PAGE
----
Goodnight, Sweet Prince, I Sing Thee to Thy Well-Deserved Rest!

A tragic story of loss, family and madness that has stunned and captured audiences since its conception, Hamlet is a difficult play for an actor or director to contend with. The complexities of each character and the specificity of their suffering demands dedication to whatever role an actor is tasked with to properly give the play justice. Hamlet is a play that is impossible to do properly without a collaboration and passion from its cast to capture the intense emotion the writing provokes. This cast did not disappoint. Whether they were playing the conflicted Queen Gertrude to the un-concerned gravedigger every actor upon that stage performed admirably and convincingly to bring Shakespeare’s masterpiece to life.

Were I to surmise my conclusions of the performance I would suggest that it was a performance of partners. Actors whose performances alone would have been strong but heightened by the chemistry with their fellow stage-mates so that the intensity of each interaction had my eyes glued to the stage. These interactions came together with an excellent and often clever use of the stage and leaving feeling and tension within the space between actors, or even lack of in some cases. Coupled with the fabulous use of physical action to incorporate humour left moments of brightness in an otherwise tragic tale of suffering. Similarly, I feel the cast enjoyed themselves on stage despite the severity of their roles with the sheer amount of pastries and snacks available to them through the intense monologues!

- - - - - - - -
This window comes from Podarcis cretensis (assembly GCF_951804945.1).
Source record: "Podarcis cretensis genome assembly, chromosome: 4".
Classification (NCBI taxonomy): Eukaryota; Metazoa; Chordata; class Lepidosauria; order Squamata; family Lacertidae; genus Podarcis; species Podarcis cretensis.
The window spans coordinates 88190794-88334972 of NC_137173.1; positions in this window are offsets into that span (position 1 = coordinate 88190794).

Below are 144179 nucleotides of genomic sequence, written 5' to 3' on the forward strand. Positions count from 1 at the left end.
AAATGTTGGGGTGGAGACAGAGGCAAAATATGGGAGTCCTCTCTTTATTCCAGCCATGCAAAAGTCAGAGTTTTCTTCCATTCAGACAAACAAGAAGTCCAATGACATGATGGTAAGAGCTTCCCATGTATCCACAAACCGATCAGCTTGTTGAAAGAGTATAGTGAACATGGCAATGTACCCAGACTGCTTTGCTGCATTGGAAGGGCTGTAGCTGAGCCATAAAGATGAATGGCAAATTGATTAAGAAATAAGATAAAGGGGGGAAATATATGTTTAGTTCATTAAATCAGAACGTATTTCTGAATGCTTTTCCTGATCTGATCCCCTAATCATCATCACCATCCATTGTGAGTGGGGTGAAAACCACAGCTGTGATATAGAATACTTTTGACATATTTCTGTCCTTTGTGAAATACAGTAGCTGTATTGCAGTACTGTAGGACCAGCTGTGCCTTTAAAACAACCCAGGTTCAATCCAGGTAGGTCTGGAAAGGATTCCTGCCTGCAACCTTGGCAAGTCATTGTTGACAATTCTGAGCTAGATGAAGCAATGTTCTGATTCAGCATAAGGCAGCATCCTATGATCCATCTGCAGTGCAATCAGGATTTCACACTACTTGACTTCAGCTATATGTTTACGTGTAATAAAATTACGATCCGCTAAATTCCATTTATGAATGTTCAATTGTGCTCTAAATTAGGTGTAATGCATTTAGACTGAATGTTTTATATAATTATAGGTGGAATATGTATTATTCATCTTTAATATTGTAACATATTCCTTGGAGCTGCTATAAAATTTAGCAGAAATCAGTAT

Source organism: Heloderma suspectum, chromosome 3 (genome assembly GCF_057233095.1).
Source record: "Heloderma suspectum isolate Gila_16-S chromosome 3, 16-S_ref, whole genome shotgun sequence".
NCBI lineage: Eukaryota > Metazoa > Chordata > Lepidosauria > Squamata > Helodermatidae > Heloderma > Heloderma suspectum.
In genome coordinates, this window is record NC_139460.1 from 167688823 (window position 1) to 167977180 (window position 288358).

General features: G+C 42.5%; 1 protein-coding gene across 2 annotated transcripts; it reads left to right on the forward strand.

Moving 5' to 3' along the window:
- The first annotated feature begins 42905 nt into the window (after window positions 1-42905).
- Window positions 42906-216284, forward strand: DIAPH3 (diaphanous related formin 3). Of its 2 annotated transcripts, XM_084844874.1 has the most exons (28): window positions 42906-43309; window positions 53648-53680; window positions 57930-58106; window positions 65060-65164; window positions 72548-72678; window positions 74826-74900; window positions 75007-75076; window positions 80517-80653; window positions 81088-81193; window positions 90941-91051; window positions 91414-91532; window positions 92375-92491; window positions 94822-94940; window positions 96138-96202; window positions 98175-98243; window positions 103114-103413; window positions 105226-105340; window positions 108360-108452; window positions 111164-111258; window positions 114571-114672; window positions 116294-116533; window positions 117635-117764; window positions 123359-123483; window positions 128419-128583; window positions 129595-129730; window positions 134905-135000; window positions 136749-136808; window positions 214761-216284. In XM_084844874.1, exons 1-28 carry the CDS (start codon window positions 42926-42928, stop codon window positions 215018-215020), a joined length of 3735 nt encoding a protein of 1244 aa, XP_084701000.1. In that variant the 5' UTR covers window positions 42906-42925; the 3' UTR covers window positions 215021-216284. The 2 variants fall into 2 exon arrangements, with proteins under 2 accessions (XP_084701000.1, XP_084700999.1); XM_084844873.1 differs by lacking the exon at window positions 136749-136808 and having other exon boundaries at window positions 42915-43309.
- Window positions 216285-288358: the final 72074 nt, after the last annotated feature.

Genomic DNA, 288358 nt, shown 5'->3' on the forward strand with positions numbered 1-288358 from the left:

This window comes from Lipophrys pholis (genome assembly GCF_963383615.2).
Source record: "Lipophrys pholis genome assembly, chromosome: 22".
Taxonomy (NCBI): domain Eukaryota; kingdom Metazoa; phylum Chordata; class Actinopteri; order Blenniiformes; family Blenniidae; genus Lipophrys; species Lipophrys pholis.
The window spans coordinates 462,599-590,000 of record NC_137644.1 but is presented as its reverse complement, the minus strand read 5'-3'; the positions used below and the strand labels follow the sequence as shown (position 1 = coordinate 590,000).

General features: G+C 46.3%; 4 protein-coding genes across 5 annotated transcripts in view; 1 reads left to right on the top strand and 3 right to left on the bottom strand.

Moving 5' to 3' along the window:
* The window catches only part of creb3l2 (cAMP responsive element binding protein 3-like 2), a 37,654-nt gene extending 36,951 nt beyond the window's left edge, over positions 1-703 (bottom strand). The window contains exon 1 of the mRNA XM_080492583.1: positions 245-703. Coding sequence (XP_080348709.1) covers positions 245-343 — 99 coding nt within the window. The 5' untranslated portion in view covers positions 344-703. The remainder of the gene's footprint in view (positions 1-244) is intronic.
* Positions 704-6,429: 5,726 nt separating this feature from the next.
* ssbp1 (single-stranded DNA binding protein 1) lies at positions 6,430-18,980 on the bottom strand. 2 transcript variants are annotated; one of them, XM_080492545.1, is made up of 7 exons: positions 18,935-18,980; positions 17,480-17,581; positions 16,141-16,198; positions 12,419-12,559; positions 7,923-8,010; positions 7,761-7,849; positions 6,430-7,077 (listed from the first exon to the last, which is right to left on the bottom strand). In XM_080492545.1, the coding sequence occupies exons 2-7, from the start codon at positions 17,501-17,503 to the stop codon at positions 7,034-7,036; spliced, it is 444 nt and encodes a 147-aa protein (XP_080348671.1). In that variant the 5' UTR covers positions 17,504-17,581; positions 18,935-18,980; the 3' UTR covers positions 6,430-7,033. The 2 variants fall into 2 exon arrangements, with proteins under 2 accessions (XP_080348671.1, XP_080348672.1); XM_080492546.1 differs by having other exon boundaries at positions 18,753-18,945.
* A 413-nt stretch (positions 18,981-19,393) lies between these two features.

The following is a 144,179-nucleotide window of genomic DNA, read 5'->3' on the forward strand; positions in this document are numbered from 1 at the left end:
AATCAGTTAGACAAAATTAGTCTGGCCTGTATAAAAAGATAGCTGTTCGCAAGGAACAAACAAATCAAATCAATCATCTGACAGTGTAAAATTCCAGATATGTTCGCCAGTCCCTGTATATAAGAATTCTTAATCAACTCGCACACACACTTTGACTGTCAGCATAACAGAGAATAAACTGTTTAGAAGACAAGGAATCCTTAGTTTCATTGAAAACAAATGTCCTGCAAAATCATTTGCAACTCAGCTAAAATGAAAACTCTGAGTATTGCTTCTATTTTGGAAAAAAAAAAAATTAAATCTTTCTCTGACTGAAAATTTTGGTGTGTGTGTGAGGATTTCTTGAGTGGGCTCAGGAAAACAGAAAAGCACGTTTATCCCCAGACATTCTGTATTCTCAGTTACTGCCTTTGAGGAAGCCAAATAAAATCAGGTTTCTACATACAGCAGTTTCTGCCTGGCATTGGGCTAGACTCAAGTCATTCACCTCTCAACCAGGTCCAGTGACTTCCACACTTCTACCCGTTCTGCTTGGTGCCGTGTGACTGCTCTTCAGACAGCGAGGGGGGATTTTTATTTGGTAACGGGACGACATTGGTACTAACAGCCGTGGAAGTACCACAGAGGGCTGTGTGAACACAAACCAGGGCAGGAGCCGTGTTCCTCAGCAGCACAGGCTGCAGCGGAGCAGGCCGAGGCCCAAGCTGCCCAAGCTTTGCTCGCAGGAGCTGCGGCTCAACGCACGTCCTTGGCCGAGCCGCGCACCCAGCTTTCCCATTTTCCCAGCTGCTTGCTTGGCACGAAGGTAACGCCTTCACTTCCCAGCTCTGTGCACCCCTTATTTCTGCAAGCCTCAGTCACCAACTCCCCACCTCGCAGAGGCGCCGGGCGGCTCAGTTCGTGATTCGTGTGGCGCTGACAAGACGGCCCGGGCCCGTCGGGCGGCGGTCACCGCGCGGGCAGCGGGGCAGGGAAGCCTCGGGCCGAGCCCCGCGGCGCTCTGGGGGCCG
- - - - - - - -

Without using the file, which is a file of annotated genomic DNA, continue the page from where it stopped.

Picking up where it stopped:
The relationship of Hamlet (Mike Fish) and Horatio (Alex Dybell) particularly stood out. The simplicity of the constant loyalty and affection that while silent was present whenever they were on stage together was a great change from the great complexity of Hamlet’s other relationships. Fish portrayed a great change in Hamlet’s character from his false madness in the face of his family to the honest and gentle hero he appears as when in Horatio’s company. The clear love and affection between the two culminated into the heart-wrenching final scene of loss in their parting and I’ll admit to the stray tear at Dybell’s portrayal of Horatio’s devastation curled over Hamlet’s prone form.

The performances of Owen Watts and Catherine Mary as King Claudius and Queen Gertrude respectively are likewise to be commended in the portrayal of the complexity of their relationship in the unsaid. Even in the background, the natural closeness they portrayed when even not at the forefront of the action was constant and powerful. Indeed, I found myself conflicted in the seeming purity of their love for one another against the harsh damnation of Hamlet and his claims of incest and betrayal. Watching the easiness of their interaction and their honesty left me pondering upon the complexity of their characters and indeed the balance of good and evil in their position within the play. I was almost convinced of Claudius’ innocence and good will in my simple affection for this relationship until the revelation of his fratricide despite having been familiar with the play.